Brewer & Anor v Iqbal: IP Breach of Fiduciary Duty

Financial mis-selling fees

The Solicitors Regulation Authority (SRA) has recently announced its decision to adopt a fee cap system for solicitors managing compensation claims in relation to the mis-selling of financial products or services.

The new fee caps will be in relation to how much a solicitor can charge their clients for working on their cases.

This move aligns closely with the framework already set by the Financial Conduct Authority (FCA) for claims management companies (CMCs). The aim of the new fee system is to stop solicitors from charging excessive fees to claimants seeking redress for mis sold financial products and services.

Notably, the SRA will allow exceptions for cases deemed complex or novel. It will, however, require explicit approval from the SRA to exceed the established financial mis-selling fees limit. This decision was made following a consultation in April 2023.

Background and consultation process

A consultation in relation to introducing fee caps on financial services claims was launched by the SRA last year. This came following its board’s decision to embrace the FCA’s banding system which was introduced in March 2022 for CMCs.

Fee caps are likely to be introduced six weeks after the SRA obtains approval from the Legal Standards Board (LSB)

Despite some law firms’ reservations regarding the new fee structure, the SRA proceeded with the changes. The Liverpool Law Society notably voiced concerns that such standardisation was not necessary for the Financial Guidance and Claims Act 2018.

“Other law firms were concerned that fee restrictions may make the bringing of some types of claim unviable for law firms, impacting on access to justice.”

Details of the fee cap system

Under the FCA’s guidelines, fees are capped on a sliding scale, ranging from £420 for claims under £1,500 to £10,000 for claims exceeding £50,000.

This structured approach has been contentious among solicitors, who argue that it may render some claims economically unfeasible. They have also highlighted the potential impact on access to justice.

Moreover, the comparison of all financial claims to the relatively straightforward and formulaic payment protection insurance (PPI) claims was a particular point of contention, especially regarding the cap on higher-value claims.

Response to the fee cap decision

Despite the controversy, consumer groups, banks, and redress schemes have expressed broad support for the initiative due to its potential to simplify and clarify fee structures for consumers.

Conversely, solicitors’ fears highlight a deep concern for the profession’s ability to serve justice effectively, particularly in complex cases that may not fit neatly within the proposed cap system.

In response to the mixed feedback, the SRA has defended its position by emphasising the potential for law firms to remain profitable and viable under the new regime.

The SRA stresses the importance of a sector-wide approach to prevent regulatory arbitrage and ensure consumer clarity. Despite solicitors’ concerns, the SRA found no compelling evidence to deviate from the FCA’s established framework

To address ongoing concerns, such as the impact of inflation on fee structures, the SRA has promised a regular review of the banding framework.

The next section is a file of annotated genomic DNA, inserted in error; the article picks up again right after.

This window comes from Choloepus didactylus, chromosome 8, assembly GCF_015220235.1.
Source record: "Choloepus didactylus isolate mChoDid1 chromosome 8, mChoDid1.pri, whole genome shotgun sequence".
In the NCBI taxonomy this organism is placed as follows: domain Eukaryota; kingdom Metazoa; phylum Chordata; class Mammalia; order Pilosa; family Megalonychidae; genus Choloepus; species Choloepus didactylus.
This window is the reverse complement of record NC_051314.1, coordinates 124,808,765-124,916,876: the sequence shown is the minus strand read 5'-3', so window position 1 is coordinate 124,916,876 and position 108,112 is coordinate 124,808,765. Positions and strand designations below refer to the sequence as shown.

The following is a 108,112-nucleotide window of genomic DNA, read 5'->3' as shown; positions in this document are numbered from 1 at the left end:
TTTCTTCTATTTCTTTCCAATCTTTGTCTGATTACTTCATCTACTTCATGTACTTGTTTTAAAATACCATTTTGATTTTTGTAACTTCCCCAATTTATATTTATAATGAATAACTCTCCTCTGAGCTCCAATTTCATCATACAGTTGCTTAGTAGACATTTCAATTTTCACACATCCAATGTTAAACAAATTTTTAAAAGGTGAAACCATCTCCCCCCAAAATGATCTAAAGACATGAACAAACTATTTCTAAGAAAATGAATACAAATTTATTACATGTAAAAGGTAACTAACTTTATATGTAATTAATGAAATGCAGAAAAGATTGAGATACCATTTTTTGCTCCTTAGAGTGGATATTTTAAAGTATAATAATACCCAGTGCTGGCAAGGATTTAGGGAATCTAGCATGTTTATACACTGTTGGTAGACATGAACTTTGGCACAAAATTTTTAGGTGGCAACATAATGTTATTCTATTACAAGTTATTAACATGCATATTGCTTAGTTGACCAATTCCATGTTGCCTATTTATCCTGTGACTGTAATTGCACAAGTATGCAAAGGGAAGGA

Potential impacts on solicitors and claimants

The introduction of fee caps is likely to reshape the landscape for solicitors specialising in financial mis-selling claims.

Although the SRA aims to protect consumers and provide clear fee structures, there’s an underlying concern about how these caps will influence the types of cases firms are willing and able to take on. These changes may lead to a more selective approach in case acceptance, potentially affecting consumers’ access to legal recourse for financial misdeeds.

Moreover, we are likely to witness the closure of more law firms, particularly those who have already been impacted by the new fixed recoverable costs regime.


How can Recovery First assist?

If you are concerned about the impact of the proposed caps on financial mis-selling fees, speak to Recovery First.

Selling Work in Progress (WIP) as a means to exit the financial mis-selling market can serve as a beneficial strategy for firms impacted by the new fee caps. This approach enables firms to redirect their attention towards more lucrative practice areas.

In the worst-case scenario, you may be required to close your firm due to insolvency. Recovery First can assist you in this situation to ensure a compliant closure mitigating the risk of SRA intervention.

Whichever route you choose to take for your firm, Recovery First will ensure the most positive and profitable outcome is achieved.

Our clients receive 100% of their recoverable WIP, plus their allocated entitlement to deductions from damages, anecdotally returning significantly higher value than a traditional WIP sale.

The unique scheme offered by Recovery First is suitable for both law firms and for professional advisors working with law firm clients. Our team manage the transfer of files from start to finish; placing case files with an approved law firm to protect the integrity of the client’s case, while at the same time maximising the value of the work in progress.

We guarantee 100% confidentiality for all clients. If you would like to find out more about Recovery First’s process, feel free to get in touch today.


It's never too late to speak to Recovery First. Contact us now in the strictest confidence

Sally Dunscombe:

David Johnstone:


01357 440140

Manchester Address

106 Kennedy Building

Murray Street


M4 6HS

Registered Address: 

North Torfoot



ML10 6QG